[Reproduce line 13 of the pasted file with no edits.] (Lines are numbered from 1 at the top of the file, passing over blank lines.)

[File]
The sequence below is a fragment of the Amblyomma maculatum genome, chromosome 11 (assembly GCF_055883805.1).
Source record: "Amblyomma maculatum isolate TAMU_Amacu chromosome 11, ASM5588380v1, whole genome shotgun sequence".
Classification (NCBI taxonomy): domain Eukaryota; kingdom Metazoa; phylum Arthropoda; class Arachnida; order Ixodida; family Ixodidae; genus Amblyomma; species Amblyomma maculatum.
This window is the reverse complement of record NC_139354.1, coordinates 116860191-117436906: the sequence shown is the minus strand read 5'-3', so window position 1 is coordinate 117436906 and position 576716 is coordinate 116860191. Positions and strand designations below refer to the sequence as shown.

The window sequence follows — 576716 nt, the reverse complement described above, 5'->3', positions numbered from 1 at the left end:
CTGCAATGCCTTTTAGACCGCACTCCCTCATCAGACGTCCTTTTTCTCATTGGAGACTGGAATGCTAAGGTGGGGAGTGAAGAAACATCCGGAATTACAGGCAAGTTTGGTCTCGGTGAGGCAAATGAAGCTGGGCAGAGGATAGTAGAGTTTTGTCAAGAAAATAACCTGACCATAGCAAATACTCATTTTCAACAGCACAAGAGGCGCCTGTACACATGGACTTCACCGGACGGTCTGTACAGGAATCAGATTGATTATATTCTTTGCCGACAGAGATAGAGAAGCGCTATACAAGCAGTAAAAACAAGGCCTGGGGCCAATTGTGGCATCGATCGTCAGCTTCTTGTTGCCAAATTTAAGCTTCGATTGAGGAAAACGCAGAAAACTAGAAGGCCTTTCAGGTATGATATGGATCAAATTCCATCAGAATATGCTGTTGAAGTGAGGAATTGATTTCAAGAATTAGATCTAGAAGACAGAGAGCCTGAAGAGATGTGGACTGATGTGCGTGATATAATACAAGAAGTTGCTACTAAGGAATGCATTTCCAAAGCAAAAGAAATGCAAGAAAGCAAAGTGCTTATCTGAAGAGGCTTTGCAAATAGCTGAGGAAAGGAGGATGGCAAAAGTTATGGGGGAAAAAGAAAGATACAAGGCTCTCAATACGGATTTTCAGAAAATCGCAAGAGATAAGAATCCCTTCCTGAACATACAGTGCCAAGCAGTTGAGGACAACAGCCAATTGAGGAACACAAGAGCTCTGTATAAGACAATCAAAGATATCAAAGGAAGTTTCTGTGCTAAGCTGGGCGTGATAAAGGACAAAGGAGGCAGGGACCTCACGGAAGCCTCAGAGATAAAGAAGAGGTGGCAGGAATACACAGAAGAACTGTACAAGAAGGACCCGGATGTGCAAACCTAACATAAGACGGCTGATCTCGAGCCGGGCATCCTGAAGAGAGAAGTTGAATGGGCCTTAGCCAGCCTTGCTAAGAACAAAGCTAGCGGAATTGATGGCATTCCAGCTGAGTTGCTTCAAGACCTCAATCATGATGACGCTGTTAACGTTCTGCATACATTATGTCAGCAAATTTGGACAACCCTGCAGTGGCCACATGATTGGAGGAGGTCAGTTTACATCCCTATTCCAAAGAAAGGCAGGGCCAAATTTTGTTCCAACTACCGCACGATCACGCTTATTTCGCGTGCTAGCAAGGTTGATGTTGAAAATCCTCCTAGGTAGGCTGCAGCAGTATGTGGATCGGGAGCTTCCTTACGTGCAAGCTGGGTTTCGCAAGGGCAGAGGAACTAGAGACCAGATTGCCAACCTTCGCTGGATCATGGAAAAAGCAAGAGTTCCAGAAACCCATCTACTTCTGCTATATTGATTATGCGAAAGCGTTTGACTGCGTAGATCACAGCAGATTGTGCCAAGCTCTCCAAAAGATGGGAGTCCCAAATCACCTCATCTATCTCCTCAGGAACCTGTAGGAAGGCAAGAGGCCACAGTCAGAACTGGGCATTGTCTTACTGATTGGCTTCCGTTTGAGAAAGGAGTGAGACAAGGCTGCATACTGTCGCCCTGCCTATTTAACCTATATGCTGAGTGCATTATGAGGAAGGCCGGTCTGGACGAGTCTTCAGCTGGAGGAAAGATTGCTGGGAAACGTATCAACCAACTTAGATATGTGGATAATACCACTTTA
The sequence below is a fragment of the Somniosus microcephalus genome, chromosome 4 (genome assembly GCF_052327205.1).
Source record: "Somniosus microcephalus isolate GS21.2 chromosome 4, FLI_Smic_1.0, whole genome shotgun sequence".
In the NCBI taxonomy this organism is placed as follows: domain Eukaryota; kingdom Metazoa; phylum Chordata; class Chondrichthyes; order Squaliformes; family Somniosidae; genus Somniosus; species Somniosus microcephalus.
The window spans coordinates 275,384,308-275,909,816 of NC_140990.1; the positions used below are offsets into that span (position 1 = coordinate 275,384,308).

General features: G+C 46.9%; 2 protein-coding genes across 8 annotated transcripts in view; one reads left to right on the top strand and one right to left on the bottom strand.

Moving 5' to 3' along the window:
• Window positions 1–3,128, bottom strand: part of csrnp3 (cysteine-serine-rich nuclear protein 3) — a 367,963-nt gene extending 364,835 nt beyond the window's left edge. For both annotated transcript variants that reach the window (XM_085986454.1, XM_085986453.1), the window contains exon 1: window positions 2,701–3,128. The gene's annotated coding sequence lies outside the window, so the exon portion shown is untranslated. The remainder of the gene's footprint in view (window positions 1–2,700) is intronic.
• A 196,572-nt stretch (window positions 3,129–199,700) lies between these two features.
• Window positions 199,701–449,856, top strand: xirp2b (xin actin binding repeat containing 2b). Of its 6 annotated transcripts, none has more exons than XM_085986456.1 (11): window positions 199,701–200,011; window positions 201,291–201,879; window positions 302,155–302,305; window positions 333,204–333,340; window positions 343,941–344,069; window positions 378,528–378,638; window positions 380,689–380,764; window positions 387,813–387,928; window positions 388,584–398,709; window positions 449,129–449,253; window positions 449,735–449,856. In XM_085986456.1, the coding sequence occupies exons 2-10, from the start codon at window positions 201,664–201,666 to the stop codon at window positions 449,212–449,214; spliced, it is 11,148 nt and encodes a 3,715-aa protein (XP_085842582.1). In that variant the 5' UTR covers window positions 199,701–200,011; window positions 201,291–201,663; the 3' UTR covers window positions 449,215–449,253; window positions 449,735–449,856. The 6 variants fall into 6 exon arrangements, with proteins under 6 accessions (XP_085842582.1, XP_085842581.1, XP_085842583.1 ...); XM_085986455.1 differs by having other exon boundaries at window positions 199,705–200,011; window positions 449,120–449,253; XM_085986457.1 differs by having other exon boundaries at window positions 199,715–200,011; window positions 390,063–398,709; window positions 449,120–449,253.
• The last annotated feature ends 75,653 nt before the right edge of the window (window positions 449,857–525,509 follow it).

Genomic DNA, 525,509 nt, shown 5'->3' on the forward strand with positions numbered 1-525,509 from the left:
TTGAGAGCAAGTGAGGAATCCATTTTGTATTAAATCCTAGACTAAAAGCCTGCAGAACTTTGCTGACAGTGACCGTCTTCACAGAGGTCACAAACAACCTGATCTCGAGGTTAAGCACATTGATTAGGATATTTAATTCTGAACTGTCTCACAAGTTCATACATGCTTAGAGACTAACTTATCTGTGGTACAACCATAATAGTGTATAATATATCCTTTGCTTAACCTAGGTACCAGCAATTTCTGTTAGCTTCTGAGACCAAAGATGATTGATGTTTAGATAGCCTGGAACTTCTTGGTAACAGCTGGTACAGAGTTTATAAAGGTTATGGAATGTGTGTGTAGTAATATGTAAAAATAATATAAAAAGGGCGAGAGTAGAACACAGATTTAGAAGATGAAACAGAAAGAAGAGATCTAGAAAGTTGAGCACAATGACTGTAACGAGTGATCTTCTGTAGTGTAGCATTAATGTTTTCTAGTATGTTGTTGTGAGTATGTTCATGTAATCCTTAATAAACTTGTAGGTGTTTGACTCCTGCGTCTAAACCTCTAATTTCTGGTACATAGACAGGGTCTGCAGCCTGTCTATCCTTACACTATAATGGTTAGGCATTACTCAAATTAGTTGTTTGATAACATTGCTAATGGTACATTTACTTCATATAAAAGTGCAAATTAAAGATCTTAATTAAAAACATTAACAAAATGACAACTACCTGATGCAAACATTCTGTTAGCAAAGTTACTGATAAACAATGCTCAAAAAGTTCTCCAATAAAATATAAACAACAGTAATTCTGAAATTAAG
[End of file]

• Window positions 1–3,128, bottom strand: part of csrnp3 (cysteine-serine-rich nuclear protein 3) — a 367,963-nt gene extending 364,835 nt beyond the window's left edge. For both annotated transcript variants that reach the window (XM_085986454.1, XM_085986453.1), the window contains exon 1: window positions 2,701–3,128. The gene's annotated coding sequence lies outside the window, so the exon portion shown is untranslated. The remainder of the gene's footprint in view (window positions 1–2,700) is intronic.